I have addressed some of the specific points of Gammanpila already in following posts, so will not touch them here.

  3. The talk about electric cars is amusing. If electricity is produced from non GHG producing means it may make sense to encourage the use of electricity for transportation. But if the electricity that the car is using comes from a diesel fuelled plant? What’s the benefit? The only thing more amusing is the exemption of water fuelled cars.

  4. On cars running ‘on water’:

    Water (H2O) and Carbon Dioxide (CO2)are the *end products* of a chemical reaction of burning fuel and releasing energy.

    The (unbalanced) equation is:

    CnHm + O2 = CO2 + H2O + energy

    (Where, CnHm is the fuel)

    H2O is not a fuel. It does not have any energy to release. (if not in a nuclear reaction) So strictly speaking no car can run on using ‘water’ as fuel. (Unless it is powered by a nuclear reactor like Marty McFly’s car in ‘Back to Future’ series)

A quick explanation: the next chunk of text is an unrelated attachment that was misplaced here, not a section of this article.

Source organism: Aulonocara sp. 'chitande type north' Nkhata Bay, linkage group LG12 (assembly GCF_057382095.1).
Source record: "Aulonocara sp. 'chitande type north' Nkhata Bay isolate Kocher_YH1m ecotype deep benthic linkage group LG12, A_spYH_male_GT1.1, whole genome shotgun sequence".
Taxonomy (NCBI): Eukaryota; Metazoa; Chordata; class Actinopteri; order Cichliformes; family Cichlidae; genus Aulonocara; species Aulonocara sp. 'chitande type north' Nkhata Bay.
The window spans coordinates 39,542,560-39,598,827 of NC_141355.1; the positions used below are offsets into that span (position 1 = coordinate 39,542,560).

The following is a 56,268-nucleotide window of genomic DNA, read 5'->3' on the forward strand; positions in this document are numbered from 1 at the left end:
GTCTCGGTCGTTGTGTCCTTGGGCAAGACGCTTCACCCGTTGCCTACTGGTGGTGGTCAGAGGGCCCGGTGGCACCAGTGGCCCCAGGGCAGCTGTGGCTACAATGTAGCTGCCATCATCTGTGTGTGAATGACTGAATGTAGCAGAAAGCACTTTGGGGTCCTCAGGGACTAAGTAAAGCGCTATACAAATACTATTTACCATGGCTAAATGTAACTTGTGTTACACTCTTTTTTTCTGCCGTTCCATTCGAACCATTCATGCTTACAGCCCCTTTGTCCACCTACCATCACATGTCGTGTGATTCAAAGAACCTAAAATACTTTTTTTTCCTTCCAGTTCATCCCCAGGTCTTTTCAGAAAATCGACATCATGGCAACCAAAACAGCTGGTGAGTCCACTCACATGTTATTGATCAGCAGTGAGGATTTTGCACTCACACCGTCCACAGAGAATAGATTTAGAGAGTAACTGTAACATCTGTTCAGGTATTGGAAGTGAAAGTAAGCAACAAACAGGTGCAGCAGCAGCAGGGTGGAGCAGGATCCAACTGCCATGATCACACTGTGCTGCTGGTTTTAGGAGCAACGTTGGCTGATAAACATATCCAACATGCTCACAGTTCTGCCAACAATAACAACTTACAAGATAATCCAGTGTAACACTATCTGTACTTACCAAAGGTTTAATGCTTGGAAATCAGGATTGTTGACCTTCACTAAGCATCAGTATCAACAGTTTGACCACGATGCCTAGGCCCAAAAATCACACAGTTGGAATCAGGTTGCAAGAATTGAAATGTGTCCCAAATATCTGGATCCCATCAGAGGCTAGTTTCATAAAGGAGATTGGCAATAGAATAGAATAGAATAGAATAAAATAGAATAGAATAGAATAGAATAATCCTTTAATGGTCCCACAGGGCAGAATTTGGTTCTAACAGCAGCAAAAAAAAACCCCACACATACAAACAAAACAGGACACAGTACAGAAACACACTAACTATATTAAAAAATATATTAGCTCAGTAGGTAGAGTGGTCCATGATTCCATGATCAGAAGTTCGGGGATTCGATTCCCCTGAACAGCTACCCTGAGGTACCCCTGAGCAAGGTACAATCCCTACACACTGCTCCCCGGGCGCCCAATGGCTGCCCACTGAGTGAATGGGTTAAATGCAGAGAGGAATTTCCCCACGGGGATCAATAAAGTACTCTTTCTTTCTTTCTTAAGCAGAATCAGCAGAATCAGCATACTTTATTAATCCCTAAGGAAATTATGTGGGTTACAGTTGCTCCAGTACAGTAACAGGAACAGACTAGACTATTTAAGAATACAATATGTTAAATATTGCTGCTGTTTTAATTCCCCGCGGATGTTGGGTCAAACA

Of course, it is a child’s play making cars running on Hydrogen – released from water through electrolysis. Any Grade 9 student should know this.

    However, the amount of energy required for electrolysis more than the amount of energy produced by the so produced Hydrogen!

    So, if there are such cars they pollute the environment more!

    If I take an analogy saying we can run cars by water is equivalent to saying world food crisis can be solved by making people to eat their own excrement!

    So Gammanpila will tax those who eat rice, bread, vegetables etc., and spare those who consume excrement.

  5. Same in case of electronic goods. Mobiles are not the only items contribute to e-waste. TVs, radios, PCs, air conditioners, washing machines, refrigerators, car radio and air conditioners are bigger culprits. But none of them are taxed………..